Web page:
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BARAN

In this trim, sentimental Iranian film by Majid Majidi (The Color of Paradise), a young construction worker discovers that the bungling colleague he canít stand is in fact an Afghan refugee girl who has put on a boyís disguise in order to work in Tehran. The chaste manner in which the film uncovers her fraud will strike Western viewers as quaint and charming, but no less so than the smitten heroís selfless efforts on the girlís behalf, which take up most of the filmís 90 minutes.

Majidiís rectilinear compositional style is definite and pleasant, though not interesting. Watching the hero peering at the heroine from around corners gets tiresome, and the use of slow motion in a chase sequence seems overcalculated. But Majidiís usual visual restraint pays off when the camera pulls back for a dollís-house view of the construction site, or when your eye, drunk on drabness, finds relief in the few bright colors (like the green of the heroineís chador) that bloom in the second half of the film. These formal triumphs are appropriately discreet for a film that treats both its social-problem theme and its love story with such extreme reticence. In Farsi with English subtitles. (94 minutes)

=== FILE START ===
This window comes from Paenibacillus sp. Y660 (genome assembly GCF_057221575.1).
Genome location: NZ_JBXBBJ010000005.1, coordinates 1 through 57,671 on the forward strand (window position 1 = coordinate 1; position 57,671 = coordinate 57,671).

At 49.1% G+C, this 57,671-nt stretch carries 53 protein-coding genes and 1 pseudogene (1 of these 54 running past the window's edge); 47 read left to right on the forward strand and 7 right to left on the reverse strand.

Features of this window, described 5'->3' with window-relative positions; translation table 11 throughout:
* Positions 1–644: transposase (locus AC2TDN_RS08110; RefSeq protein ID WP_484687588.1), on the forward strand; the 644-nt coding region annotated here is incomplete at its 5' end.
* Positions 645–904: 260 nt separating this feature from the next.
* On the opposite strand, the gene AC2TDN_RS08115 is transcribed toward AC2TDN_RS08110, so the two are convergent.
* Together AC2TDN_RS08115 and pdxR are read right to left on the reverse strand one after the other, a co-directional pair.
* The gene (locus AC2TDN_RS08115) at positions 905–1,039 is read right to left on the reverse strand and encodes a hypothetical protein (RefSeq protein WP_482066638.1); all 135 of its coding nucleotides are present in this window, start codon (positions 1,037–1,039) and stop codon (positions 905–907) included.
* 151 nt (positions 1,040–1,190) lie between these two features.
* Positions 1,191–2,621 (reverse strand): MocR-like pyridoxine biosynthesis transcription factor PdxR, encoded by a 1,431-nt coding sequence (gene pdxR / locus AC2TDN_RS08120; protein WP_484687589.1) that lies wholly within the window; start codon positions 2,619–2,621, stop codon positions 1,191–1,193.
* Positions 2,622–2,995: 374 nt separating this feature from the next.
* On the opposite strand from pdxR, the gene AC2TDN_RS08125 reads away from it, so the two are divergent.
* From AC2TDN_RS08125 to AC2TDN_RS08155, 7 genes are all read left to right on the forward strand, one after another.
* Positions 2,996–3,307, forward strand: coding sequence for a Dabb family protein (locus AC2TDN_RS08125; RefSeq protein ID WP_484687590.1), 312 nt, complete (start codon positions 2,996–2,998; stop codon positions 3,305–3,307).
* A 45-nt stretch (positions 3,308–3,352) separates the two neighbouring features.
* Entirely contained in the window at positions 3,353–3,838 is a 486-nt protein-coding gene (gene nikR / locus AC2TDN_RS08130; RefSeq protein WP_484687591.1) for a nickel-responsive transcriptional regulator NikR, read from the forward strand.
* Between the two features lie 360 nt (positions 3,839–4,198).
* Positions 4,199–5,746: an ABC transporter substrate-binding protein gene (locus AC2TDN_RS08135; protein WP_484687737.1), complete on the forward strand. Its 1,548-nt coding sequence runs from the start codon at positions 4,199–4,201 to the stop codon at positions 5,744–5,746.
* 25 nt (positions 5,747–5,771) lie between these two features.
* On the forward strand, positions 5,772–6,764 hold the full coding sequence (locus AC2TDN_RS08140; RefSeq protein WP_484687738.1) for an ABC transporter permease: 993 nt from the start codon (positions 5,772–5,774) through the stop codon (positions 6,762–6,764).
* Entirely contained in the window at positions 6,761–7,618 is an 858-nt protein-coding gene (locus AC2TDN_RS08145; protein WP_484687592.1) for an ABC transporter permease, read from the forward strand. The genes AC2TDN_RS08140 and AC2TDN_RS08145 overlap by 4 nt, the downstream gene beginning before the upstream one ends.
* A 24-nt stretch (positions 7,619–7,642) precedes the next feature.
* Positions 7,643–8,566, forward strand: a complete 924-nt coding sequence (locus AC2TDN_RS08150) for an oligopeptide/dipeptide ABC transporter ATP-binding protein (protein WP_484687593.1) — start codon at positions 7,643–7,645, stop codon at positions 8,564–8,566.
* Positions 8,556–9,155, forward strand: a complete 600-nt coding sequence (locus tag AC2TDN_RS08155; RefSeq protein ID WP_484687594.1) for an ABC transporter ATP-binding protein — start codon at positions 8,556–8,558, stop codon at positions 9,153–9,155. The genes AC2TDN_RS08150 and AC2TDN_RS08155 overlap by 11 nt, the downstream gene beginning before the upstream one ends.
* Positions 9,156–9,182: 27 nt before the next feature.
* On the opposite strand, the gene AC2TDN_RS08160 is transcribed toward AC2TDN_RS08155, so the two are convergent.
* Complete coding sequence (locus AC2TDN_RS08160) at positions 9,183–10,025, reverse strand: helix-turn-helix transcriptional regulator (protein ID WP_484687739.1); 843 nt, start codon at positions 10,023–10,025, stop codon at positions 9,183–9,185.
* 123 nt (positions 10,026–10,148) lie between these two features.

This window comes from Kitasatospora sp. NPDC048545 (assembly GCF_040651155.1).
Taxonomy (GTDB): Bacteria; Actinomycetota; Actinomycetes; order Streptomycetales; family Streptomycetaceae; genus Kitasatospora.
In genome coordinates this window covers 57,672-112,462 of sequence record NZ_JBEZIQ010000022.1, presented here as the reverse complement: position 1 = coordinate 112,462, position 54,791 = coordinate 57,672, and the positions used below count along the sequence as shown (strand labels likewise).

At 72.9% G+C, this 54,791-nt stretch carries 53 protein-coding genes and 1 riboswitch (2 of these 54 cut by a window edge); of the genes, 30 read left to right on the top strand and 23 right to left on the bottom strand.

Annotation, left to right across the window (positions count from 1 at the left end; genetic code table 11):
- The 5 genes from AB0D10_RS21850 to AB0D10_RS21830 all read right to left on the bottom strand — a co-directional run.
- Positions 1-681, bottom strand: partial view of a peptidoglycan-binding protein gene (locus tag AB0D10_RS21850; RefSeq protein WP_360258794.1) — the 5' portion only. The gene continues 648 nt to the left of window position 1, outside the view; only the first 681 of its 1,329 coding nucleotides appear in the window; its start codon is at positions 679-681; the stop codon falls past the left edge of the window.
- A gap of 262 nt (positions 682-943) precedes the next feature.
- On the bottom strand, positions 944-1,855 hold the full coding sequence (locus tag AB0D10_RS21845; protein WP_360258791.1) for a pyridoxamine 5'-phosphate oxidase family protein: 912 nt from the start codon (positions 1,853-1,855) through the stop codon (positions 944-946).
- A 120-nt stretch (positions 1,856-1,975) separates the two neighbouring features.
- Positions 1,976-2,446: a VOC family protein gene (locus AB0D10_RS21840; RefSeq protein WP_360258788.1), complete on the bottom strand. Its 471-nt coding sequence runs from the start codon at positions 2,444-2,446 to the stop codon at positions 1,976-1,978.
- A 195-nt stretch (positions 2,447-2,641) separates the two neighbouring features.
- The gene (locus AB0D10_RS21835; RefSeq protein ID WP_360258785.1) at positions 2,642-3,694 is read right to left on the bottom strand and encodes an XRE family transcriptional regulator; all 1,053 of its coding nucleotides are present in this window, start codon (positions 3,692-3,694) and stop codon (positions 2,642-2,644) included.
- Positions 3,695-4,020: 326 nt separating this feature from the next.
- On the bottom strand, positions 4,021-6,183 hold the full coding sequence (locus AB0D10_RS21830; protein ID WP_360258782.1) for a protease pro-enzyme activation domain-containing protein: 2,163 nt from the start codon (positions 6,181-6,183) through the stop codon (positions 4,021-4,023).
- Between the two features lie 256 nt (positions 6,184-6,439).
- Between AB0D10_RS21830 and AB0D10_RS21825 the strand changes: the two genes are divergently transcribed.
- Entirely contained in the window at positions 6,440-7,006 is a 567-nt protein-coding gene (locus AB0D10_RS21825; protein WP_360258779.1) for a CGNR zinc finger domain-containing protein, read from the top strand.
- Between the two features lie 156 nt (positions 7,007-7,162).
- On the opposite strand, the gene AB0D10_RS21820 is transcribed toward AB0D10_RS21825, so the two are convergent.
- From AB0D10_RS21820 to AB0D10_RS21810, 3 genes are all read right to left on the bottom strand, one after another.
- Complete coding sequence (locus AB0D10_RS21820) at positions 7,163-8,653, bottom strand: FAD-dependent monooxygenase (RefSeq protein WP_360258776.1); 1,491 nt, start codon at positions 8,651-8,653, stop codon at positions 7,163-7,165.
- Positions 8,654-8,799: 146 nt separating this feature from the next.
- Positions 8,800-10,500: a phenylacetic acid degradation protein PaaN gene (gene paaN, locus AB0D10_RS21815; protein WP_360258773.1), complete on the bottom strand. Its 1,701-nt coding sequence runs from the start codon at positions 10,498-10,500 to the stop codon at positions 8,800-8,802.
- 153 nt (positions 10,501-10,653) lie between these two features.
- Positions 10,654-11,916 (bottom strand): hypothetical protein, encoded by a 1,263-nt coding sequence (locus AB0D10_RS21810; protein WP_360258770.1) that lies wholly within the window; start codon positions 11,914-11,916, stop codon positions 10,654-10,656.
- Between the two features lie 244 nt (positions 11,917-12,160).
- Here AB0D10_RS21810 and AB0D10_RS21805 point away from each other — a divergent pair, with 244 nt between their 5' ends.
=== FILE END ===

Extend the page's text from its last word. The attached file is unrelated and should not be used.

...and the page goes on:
BY CHRIS FUJIWARA

Issue Date: December 12 - 19, 2002
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